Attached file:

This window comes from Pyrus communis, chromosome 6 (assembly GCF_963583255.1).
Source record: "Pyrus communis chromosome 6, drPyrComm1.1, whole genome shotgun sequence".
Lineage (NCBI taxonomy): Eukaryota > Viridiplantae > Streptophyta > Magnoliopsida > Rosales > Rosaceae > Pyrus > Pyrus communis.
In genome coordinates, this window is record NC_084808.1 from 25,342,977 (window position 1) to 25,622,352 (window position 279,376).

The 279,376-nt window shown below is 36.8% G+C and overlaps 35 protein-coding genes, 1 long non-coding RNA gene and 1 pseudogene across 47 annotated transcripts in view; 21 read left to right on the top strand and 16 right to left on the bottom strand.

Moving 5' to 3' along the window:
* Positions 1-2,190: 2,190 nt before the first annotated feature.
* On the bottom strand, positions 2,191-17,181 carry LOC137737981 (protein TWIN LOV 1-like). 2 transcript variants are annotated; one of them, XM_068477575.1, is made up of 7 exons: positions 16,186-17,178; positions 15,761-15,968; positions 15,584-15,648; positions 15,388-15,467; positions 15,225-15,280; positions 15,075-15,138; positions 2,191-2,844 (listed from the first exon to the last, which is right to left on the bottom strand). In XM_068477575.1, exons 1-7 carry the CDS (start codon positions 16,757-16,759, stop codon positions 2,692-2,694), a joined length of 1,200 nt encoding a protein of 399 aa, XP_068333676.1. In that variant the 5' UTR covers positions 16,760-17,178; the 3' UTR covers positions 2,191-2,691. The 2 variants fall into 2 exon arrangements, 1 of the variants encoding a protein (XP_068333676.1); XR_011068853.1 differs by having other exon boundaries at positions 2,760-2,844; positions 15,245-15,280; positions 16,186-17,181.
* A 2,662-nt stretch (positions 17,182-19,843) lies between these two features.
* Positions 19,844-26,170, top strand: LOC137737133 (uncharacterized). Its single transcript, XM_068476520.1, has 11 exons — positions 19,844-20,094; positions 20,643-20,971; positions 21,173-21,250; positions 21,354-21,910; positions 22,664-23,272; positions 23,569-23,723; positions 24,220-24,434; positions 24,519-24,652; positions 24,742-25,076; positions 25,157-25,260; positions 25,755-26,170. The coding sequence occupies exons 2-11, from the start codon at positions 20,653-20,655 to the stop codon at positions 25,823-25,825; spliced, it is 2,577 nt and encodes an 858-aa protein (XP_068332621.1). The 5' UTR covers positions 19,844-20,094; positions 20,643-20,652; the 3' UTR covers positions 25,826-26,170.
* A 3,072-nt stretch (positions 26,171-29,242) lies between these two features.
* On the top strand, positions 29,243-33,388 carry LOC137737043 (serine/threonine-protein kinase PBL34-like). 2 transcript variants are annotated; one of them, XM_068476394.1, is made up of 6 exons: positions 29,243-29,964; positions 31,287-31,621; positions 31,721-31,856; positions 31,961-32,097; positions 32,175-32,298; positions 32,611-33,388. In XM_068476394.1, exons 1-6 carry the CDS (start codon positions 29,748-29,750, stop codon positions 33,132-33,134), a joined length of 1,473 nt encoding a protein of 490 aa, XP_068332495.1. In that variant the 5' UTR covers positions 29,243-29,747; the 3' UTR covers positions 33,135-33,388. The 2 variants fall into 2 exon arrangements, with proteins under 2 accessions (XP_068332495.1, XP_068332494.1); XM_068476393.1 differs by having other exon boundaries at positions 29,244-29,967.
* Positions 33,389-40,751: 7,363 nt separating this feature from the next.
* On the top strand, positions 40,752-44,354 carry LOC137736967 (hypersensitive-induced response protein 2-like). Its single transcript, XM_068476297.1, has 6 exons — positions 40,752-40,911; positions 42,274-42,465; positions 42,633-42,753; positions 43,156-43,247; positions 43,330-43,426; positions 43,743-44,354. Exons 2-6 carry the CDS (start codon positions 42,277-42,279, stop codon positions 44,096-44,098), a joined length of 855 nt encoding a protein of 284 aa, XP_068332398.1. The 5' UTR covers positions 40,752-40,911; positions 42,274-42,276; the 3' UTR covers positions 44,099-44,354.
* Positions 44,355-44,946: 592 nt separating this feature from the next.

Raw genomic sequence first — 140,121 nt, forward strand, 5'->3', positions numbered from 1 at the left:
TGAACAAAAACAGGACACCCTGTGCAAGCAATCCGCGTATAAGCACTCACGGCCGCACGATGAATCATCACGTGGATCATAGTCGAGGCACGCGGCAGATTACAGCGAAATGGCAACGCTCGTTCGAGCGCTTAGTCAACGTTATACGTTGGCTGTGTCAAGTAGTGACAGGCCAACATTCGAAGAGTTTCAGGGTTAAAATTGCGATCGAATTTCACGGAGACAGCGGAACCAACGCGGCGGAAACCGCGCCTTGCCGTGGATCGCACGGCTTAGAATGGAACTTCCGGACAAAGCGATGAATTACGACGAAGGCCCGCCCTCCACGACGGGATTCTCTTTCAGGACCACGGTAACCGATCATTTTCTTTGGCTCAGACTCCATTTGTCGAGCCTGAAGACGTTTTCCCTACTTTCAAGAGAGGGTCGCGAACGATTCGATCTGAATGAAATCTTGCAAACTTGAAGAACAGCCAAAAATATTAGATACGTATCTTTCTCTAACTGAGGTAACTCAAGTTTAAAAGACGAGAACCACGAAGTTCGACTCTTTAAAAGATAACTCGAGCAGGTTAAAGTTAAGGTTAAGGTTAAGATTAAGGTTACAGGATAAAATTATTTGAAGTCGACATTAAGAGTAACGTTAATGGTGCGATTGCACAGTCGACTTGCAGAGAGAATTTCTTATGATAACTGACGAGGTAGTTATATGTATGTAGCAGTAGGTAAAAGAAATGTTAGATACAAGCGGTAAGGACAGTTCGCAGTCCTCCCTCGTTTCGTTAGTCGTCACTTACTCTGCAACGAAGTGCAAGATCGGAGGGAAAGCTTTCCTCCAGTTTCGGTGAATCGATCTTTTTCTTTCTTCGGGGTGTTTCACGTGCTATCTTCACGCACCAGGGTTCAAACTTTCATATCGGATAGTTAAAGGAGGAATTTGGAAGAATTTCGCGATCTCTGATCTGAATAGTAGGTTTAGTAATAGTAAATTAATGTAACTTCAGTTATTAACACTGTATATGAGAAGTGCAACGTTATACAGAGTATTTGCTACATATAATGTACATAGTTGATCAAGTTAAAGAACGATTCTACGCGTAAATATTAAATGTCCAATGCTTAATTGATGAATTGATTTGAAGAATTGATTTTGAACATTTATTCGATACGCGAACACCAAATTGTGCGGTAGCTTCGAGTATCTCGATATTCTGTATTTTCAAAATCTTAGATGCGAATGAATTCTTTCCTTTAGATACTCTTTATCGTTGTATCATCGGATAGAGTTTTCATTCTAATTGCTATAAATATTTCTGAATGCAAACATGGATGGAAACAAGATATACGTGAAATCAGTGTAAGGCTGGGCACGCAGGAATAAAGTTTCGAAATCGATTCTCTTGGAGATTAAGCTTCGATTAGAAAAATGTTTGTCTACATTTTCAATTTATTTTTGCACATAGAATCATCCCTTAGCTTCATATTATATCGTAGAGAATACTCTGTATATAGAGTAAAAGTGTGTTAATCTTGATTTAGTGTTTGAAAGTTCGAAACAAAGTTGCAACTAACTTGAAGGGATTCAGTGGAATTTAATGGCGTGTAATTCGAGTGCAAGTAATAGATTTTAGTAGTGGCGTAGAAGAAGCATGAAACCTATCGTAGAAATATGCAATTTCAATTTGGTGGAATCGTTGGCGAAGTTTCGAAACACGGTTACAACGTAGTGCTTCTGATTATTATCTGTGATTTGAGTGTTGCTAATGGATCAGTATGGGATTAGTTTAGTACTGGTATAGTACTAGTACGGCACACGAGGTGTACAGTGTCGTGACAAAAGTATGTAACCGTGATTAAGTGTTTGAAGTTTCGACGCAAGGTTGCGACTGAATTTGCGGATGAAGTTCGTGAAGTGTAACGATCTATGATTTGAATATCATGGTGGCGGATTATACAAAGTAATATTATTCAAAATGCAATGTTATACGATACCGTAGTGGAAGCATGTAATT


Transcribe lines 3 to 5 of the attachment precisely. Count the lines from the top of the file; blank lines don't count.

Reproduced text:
Lineage (NCBI taxonomy): Eukaryota > Viridiplantae > Streptophyta > Magnoliopsida > Rosales > Rosaceae > Pyrus > Pyrus communis.
In genome coordinates, this window is record NC_084808.1 from 25,342,977 (window position 1) to 25,622,352 (window position 279,376).

The 279,376-nt window shown below is 36.8% G+C and overlaps 35 protein-coding genes, 1 long non-coding RNA gene and 1 pseudogene across 47 annotated transcripts in view; 21 read left to right on the top strand and 16 right to left on the bottom strand.